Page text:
Tim Noakes and the peculiar hearing that didn’t happen

By Marika Sboros

Tim Noakes
Picture: twitter

Legally speaking, it’s not correct to say the Health Professions Council of South Africa  (HPCSA) hearing against Prof Tim Noakes was postponed or adjourned from June 4 until November 23.

The commencement of the hearing was delayed.

“You can’t postpone or adjourn a hearing that hasn’t even started,” says Johannesburg advocate Michael van der Nest SC, a member of Noakes’ legal team.

True enough, and it might sound like semantics, but it went to the heart of the legal process required for justice and fairness at the very least to be seen to be present at the start of a hearing.

In this case, the hearing couldn’t even get off the ground, because the Professional Conduct Committee the HPCSA had set up to hear the allegation of unprofessional conduct against Noakes, was not properly constituted in accordance with the applicable regulations and the provisions of the Health Professions Act.

It lacked the constitutional requirement of at least two members from “relevant profession”, currently registered with the Medical and Dental Council’s board, and thus who could be considered Noakes’ peers. There was only one.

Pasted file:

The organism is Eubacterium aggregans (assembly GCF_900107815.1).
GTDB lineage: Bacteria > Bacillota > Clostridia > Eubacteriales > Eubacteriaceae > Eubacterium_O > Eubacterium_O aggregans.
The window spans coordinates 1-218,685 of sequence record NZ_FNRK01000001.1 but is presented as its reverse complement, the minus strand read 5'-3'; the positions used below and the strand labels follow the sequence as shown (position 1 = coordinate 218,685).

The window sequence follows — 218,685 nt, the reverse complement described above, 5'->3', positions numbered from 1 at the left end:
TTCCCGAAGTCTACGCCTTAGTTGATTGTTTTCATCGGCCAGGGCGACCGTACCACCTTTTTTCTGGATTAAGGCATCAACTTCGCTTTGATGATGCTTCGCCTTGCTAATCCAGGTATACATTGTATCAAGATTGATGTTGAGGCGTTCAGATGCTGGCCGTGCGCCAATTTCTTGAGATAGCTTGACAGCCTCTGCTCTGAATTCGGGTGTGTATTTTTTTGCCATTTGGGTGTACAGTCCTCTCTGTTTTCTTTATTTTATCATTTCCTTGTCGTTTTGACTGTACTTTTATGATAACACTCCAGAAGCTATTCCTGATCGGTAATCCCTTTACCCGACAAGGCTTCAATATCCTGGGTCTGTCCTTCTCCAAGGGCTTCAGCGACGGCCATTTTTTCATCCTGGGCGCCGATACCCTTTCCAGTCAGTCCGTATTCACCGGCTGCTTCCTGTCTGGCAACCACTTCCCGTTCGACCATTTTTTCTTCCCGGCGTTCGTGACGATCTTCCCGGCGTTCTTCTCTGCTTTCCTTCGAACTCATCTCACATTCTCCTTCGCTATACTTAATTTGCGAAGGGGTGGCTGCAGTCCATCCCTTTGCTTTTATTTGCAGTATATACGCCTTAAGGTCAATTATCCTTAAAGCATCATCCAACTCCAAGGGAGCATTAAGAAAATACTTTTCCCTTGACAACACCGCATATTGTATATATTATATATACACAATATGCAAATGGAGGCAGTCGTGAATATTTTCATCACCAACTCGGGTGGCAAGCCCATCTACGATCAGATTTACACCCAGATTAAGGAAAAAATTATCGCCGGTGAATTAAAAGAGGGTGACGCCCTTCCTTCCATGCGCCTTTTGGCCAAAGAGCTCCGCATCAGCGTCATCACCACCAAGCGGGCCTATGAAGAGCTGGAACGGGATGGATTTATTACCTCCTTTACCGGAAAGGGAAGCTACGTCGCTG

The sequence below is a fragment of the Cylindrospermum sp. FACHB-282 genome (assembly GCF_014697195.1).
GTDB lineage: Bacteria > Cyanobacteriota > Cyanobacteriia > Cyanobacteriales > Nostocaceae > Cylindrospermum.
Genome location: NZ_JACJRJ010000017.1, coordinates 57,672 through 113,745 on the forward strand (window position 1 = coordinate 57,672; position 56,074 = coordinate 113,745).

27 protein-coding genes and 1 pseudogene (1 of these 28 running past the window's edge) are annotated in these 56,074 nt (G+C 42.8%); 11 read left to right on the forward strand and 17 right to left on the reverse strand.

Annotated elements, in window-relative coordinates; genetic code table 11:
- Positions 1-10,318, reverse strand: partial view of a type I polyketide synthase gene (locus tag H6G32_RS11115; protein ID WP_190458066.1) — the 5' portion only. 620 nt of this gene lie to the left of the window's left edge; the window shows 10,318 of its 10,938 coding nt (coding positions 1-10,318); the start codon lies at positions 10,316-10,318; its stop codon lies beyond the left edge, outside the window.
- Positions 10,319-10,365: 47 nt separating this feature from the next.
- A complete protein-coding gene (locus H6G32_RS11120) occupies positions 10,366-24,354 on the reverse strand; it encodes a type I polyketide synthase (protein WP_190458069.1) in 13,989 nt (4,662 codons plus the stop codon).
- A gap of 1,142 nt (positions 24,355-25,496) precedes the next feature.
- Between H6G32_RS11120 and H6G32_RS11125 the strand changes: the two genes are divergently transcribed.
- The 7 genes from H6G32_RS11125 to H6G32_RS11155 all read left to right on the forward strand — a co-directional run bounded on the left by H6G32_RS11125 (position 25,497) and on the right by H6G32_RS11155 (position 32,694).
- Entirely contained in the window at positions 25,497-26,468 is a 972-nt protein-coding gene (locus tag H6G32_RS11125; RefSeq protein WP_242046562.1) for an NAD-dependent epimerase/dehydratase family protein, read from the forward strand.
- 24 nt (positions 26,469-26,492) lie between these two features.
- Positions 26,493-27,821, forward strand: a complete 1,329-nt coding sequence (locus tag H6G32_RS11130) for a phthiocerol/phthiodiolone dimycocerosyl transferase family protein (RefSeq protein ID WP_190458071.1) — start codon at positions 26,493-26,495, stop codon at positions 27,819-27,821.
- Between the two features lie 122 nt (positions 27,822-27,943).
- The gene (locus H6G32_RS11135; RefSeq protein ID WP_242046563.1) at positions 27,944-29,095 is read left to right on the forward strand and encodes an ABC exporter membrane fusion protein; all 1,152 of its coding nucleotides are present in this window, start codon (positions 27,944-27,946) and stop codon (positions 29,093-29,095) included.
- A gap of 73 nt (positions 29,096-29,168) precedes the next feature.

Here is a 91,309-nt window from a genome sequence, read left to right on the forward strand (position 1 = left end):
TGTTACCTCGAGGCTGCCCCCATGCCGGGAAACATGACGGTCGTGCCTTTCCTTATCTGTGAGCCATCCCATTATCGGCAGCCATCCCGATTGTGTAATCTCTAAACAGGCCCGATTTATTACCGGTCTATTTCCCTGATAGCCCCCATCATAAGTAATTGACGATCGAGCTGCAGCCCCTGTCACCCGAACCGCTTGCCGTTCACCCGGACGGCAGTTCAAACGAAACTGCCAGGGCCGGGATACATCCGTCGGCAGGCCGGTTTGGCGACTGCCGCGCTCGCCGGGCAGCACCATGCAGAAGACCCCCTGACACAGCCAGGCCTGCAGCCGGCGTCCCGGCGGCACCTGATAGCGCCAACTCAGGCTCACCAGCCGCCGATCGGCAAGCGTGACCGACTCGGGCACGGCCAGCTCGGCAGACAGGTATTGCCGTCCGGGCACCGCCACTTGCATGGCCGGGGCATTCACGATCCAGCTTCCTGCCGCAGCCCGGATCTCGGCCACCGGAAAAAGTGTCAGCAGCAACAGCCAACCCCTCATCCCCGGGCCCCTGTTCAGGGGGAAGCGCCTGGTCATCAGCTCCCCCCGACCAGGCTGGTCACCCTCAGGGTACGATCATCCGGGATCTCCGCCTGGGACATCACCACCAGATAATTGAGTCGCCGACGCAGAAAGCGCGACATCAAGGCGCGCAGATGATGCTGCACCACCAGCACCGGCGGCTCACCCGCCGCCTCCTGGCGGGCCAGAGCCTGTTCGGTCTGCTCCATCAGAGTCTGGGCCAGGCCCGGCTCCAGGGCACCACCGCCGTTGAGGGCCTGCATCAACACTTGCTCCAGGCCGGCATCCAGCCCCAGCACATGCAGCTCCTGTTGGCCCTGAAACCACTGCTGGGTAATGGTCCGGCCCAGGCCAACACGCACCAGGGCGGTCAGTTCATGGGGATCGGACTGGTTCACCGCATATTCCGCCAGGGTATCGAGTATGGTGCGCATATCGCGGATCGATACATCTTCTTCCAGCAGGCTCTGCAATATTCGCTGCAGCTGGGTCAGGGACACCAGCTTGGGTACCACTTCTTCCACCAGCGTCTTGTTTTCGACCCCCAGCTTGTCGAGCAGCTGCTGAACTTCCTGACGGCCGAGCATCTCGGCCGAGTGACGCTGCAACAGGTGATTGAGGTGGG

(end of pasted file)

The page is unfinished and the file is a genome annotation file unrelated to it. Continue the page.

One would have thought the HPCSA could have got the maths right on that requirement.

No legal rocket science

Cape Town attorney Adam Pike, of Pike Law, who heads the legal team, says there’s no legal rocket science behind what went wrong for the HPCSA on the day:

“The fundamental point is that a medical practitioner facing a charge of unprofessional conduct must be judged by their peers and the public. Members of that committee must be, and be seen to be, independent and objective. If they are not, then we have to do something about that.

“Before a committee can hear and judge a matter, it has to abide by its own rules and be properly constituted. In this case, the committee was not constituted in compliance with those rules.

Tim Noakes legal files
Prof Tim Noakes’ legal case: his team’s files of more than 3,600 pages prepared for the June 4 hearing that had to be delayed.

“We spent the whole day arguing about this, but in the end, our view prevailed.”

A different, equally contentious issue concerned the impartiality – or lack thereof – of committee members.

Noakes’ legal team was notified a little over a week before the hearing that the committee included North-West University dietetics academic, Prof Edelweiss Wentzel-Viljoen, chair of the HPCSA’s Professional Board for Dietetics and Nutrition.

The team wrote to Wentzel-Viljoen, requesting that she recuse herself, since she had issued public statements on behalf of the HPCSA warning the public against low-carb, high-fat diets, and thus could not be seen as impartial in this case.

The HPCSA indicated that it would oppose her recusal, but she agreed a few days later. Sensible move, I’d say.

The last-minute replacement was Stellenbosch University dietetic academic Prof Renee Blaauw, leaving Noakes’ legal team just a few days before the hearing to respond. The  team was also told at the hearing that Blaauw is a member of the Association of Dietetics of South Africa (ADSA), whose president, Claire Strydom, started this whole odd ball rolling when she laid the charge against Noakes way back in February 2014.